Latest Evolutionary biology Stories
Mammals are able to "choose" the sex of their offspring in order to beat the odds and produce extra grandchildren, according to a study published in the journal PLoS ONE.
David Wallinga from Keep Antibiotcs Working: the Campaign to End Antibiotic Overuse in Animal Agriculture, believes that physicians and policymakers have "overlooked the critical role played by the ongoing overuse of antibiotics in livestock and poultry."
New research from two biologists at the University of Arizona and Yale suggests that evolution is not an option for species looking to cope with rising global temperatures.
A new study has shed light on the potential of birds to survive in the face of climate change.
Some people possess a small number of cells in their bodies that are not genetically their own; this condition is known as microchimerism.
The death of individual species is not the only concern for biologists worried about groups of animals, such as frogs or the "big cats," going extinct.
Slipping bacteria some silver could give old antibiotics new life.
A new study from the National Institute for Mathematical and Biological Synthesis finds that a female's mating decisions are largely based on traits that reflect fitness or those that help males perform well under the local ecological conditions.
UC Riverside-led research team finds posthumous reproduction in guppies because sperm of dead males survive inside females for at least 10 months
Individuals of a particular species generally differ from one another.
John Harold Ostrom (February 18, 1928 – July 16, 2005) was an American Paleontologist who was greatly influential in the revival of scientific research on Dinosaurs. He is best known for demonstrating that Dinosaurs were less like contemporary reptiles but more closely related to large, flightless birds like the ostrich – a theory that holds its ground in the paleontological community to this day. John Ostrom was born and raised in Schenectady, New York. His father was a physician, and...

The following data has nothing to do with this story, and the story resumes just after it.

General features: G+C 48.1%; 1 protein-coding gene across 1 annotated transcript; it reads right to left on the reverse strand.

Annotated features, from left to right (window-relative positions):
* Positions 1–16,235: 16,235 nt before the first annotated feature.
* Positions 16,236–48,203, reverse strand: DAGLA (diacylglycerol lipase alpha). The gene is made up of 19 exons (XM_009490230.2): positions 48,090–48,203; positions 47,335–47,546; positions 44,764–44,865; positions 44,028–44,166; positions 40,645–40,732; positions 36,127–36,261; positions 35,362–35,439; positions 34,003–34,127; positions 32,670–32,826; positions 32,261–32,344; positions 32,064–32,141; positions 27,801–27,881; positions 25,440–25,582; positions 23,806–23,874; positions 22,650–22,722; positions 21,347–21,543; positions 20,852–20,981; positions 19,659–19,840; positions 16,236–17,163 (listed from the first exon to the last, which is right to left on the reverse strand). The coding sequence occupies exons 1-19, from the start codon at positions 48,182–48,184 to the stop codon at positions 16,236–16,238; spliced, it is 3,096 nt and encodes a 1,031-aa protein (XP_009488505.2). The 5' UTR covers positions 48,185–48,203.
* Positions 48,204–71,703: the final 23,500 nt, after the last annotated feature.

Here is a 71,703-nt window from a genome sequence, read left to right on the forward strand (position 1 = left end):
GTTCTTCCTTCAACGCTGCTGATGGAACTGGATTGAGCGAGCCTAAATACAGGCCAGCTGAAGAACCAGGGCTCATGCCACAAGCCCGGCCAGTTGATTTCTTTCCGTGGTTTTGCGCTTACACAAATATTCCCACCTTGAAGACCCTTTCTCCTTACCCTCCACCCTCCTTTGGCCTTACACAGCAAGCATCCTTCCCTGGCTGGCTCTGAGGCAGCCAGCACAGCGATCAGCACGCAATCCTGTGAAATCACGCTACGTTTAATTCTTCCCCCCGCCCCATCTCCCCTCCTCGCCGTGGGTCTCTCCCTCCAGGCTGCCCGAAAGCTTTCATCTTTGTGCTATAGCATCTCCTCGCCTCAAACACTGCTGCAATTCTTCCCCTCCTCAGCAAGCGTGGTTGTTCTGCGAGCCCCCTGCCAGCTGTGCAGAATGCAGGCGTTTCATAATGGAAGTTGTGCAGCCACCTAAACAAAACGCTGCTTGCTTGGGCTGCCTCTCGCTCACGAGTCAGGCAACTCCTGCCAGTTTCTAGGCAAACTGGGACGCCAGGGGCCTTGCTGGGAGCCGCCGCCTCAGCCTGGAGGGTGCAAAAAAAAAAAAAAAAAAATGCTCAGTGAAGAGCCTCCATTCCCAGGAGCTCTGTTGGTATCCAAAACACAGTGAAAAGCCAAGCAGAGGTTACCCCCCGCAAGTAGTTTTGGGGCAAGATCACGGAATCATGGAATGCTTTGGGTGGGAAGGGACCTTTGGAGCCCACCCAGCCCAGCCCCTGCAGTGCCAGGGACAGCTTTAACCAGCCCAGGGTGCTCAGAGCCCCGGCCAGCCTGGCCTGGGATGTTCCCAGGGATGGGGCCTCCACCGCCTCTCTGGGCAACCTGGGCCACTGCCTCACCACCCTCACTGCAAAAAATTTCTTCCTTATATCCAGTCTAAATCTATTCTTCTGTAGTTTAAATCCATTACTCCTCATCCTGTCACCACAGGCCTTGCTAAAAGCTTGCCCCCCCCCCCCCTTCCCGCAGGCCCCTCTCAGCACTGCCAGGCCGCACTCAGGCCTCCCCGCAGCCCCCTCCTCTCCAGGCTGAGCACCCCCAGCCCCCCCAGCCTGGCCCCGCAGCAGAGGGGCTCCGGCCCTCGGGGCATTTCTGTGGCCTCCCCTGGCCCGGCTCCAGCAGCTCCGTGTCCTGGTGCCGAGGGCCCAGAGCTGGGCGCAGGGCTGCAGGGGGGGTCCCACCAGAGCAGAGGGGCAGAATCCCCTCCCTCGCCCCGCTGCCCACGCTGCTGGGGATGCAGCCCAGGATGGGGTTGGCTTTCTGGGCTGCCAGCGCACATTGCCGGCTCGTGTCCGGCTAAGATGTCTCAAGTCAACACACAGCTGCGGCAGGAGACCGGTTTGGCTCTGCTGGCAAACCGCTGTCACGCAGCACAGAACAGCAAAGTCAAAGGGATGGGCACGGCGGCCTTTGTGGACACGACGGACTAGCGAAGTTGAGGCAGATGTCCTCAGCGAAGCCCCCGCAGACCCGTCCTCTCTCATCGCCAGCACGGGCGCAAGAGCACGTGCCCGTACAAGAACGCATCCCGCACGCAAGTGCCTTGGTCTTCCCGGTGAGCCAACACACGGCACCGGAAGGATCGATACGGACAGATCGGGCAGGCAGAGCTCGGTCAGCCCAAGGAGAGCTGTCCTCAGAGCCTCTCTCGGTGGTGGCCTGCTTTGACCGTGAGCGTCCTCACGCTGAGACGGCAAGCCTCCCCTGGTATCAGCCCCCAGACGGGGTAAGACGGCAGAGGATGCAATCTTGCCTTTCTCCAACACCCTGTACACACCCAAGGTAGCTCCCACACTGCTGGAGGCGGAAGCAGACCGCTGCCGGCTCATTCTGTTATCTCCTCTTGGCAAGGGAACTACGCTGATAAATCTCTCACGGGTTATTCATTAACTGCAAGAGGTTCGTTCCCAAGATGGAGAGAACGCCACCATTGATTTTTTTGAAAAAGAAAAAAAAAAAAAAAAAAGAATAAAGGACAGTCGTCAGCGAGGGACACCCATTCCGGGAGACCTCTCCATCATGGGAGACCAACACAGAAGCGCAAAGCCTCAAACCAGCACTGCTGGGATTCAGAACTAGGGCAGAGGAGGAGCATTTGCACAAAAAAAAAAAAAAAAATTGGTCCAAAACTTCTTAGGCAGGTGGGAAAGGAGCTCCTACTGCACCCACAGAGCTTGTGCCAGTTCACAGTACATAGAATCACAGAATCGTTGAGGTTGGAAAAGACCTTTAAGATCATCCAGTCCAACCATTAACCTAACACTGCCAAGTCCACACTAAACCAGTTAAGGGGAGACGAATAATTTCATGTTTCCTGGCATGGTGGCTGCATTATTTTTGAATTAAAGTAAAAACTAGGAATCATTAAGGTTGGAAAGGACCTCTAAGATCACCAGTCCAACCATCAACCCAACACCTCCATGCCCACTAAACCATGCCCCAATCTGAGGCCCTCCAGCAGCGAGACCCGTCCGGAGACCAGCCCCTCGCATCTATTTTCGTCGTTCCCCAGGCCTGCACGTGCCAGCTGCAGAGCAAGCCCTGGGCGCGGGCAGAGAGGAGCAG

Paleontology or Palaeontology is the scientific study of prehistoric life, including the study of fossils to determine the organisms evolution and interactions with each other and their environments. Paleontological observations have been documented as far back as 5th century BC. The science became established in the 18th century as a result of Georges Cuvier’s work on comparative anatomy, and it developed quickly within the 19th century. The term itself comes from Greek palaios, meaning...
The New Phytologist is a peer-reviewed scientific journal published by Wiley-Blackwell on behalf of the New Phytologist Trust. It covers all aspects of plant science, with topics ranging from intracellular processes to global environmental change. Articles are published in the following categories: Original research articles, Research reviews, Commentaries, Letters, Meeting reports, Tansley reviews. The following topics and subtopics are covered: Physiology and development:...
Journal of Zoological Systematics and Evolutionary Research is a quarterly peer-reviewed scientific journal published by Wiley-Blackwell. It was originally established in 1963, then reestablished in 1994 by John Wiley & Sons. It was published as ‘Zeitschrift für zoologische Systematik und Evolutionsforschung’ from March 1963 to June 1994. It was published by the Academic Publishers’ Association (Akademische Verlagsgesellschaft ) Frankfurt, Germany. The editor-in-chief is Dr....
- A person who stands up for something, as contrasted to a bystander who remains inactive.
- One of the upright handlebars on a traditional Inuit sled.